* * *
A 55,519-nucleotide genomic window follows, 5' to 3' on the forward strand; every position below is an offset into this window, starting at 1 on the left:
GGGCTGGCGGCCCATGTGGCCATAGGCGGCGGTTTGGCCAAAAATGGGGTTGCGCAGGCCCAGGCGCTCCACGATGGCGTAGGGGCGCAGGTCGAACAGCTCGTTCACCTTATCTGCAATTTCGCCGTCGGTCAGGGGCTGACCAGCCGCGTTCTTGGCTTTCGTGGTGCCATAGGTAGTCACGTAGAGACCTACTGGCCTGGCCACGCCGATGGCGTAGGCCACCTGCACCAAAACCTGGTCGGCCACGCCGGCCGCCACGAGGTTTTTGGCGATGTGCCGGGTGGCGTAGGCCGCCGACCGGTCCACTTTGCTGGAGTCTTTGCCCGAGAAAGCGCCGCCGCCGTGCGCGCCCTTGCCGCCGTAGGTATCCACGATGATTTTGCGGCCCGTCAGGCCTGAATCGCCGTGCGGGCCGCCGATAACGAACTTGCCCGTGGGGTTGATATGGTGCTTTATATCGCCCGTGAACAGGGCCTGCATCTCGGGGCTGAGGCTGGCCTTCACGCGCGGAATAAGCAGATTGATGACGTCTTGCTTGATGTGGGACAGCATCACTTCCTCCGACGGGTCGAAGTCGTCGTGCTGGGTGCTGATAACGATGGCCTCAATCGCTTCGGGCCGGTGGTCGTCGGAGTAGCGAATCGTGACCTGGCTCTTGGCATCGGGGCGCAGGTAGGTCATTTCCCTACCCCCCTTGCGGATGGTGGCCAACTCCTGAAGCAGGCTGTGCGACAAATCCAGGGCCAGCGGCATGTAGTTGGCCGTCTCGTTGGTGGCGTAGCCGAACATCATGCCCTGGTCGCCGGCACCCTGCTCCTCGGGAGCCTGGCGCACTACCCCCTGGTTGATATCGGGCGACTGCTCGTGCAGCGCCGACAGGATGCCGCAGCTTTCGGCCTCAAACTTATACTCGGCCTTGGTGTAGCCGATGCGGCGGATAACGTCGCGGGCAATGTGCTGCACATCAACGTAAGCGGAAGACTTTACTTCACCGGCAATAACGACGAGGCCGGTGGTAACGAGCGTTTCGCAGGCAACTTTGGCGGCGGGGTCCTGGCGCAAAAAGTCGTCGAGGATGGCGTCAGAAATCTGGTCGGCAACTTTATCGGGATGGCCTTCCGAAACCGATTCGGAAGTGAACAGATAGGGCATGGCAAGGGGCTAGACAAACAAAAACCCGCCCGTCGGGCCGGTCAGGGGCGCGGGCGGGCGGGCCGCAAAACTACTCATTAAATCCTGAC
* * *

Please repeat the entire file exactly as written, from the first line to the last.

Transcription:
A 55,519-nucleotide genomic window follows, 5' to 3' on the forward strand; every position below is an offset into this window, starting at 1 on the left:
GGGCTGGCGGCCCATGTGGCCATAGGCGGCGGTTTGGCCAAAAATGGGGTTGCGCAGGCCCAGGCGCTCCACGATGGCGTAGGGGCGCAGGTCGAACAGCTCGTTCACCTTATCTGCAATTTCGCCGTCGGTCAGGGGCTGACCAGCCGCGTTCTTGGCTTTCGTGGTGCCATAGGTAGTCACGTAGAGACCTACTGGCCTGGCCACGCCGATGGCGTAGGCCACCTGCACCAAAACCTGGTCGGCCACGCCGGCCGCCACGAGGTTTTTGGCGATGTGCCGGGTGGCGTAGGCCGCCGACCGGTCCACTTTGCTGGAGTCTTTGCCCGAGAAAGCGCCGCCGCCGTGCGCGCCCTTGCCGCCGTAGGTATCCACGATGATTTTGCGGCCCGTCAGGCCTGAATCGCCGTGCGGGCCGCCGATAACGAACTTGCCCGTGGGGTTGATATGGTGCTTTATATCGCCCGTGAACAGGGCCTGCATCTCGGGGCTGAGGCTGGCCTTCACGCGCGGAATAAGCAGATTGATGACGTCTTGCTTGATGTGGGACAGCATCACTTCCTCCGACGGGTCGAAGTCGTCGTGCTGGGTGCTGATAACGATGGCCTCAATCGCTTCGGGCCGGTGGTCGTCGGAGTAGCGAATCGTGACCTGGCTCTTGGCATCGGGGCGCAGGTAGGTCATTTCCCTACCCCCCTTGCGGATGGTGGCCAACTCCTGAAGCAGGCTGTGCGACAAATCCAGGGCCAGCGGCATGTAGTTGGCCGTCTCGTTGGTGGCGTAGCCGAACATCATGCCCTGGTCGCCGGCACCCTGCTCCTCGGGAGCCTGGCGCACTACCCCCTGGTTGATATCGGGCGACTGCTCGTGCAGCGCCGACAGGATGCCGCAGCTTTCGGCCTCAAACTTATACTCGGCCTTGGTGTAGCCGATGCGGCGGATAACGTCGCGGGCAATGTGCTGCACATCAACGTAAGCGGAAGACTTTACTTCACCGGCAATAACGACGAGGCCGGTGGTAACGAGCGTTTCGCAGGCAACTTTGGCGGCGGGGTCCTGGCGCAAAAAGTCGTCGAGGATGGCGTCAGAAATCTGGTCGGCAACTTTATCGGGATGGCCTTCCGAAACCGATTCGGAAGTGAACAGATAGGGCATGGCAAGGGGCTAGACAAACAAAAACCCGCCCGTCGGGCCGGTCAGGGGCGCGGGCGGGCGGGCCGCAAAACTACTCATTAAATCCTGAC